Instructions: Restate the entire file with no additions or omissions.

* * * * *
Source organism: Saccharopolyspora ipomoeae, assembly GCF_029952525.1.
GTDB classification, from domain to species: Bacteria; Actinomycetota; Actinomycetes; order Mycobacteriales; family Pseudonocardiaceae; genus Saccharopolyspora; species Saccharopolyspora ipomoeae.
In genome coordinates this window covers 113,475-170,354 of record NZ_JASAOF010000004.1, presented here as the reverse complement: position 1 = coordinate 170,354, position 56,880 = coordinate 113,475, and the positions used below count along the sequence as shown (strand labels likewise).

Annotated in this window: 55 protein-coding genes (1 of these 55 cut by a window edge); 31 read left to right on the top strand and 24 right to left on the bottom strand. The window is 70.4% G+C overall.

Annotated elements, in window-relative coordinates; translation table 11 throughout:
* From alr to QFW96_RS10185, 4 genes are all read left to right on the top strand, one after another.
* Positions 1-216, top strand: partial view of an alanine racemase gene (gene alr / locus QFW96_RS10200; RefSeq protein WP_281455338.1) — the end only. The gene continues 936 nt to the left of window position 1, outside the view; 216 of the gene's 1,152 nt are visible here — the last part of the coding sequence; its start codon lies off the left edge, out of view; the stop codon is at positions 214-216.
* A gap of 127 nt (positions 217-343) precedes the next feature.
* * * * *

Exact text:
Source organism: Saccharopolyspora ipomoeae, assembly GCF_029952525.1.
GTDB classification, from domain to species: Bacteria; Actinomycetota; Actinomycetes; order Mycobacteriales; family Pseudonocardiaceae; genus Saccharopolyspora; species Saccharopolyspora ipomoeae.
In genome coordinates this window covers 113,475-170,354 of record NZ_JASAOF010000004.1, presented here as the reverse complement: position 1 = coordinate 170,354, position 56,880 = coordinate 113,475, and the positions used below count along the sequence as shown (strand labels likewise).

Annotated in this window: 55 protein-coding genes (1 of these 55 cut by a window edge); 31 read left to right on the top strand and 24 right to left on the bottom strand. The window is 70.4% G+C overall.

Annotated elements, in window-relative coordinates; translation table 11 throughout:
* From alr to QFW96_RS10185, 4 genes are all read left to right on the top strand, one after another.
* Positions 1-216, top strand: partial view of an alanine racemase gene (gene alr / locus QFW96_RS10200; RefSeq protein WP_281455338.1) — the end only. The gene continues 936 nt to the left of window position 1, outside the view; 216 of the gene's 1,152 nt are visible here — the last part of the coding sequence; its start codon lies off the left edge, out of view; the stop codon is at positions 214-216.
* A gap of 127 nt (positions 217-343) precedes the next feature.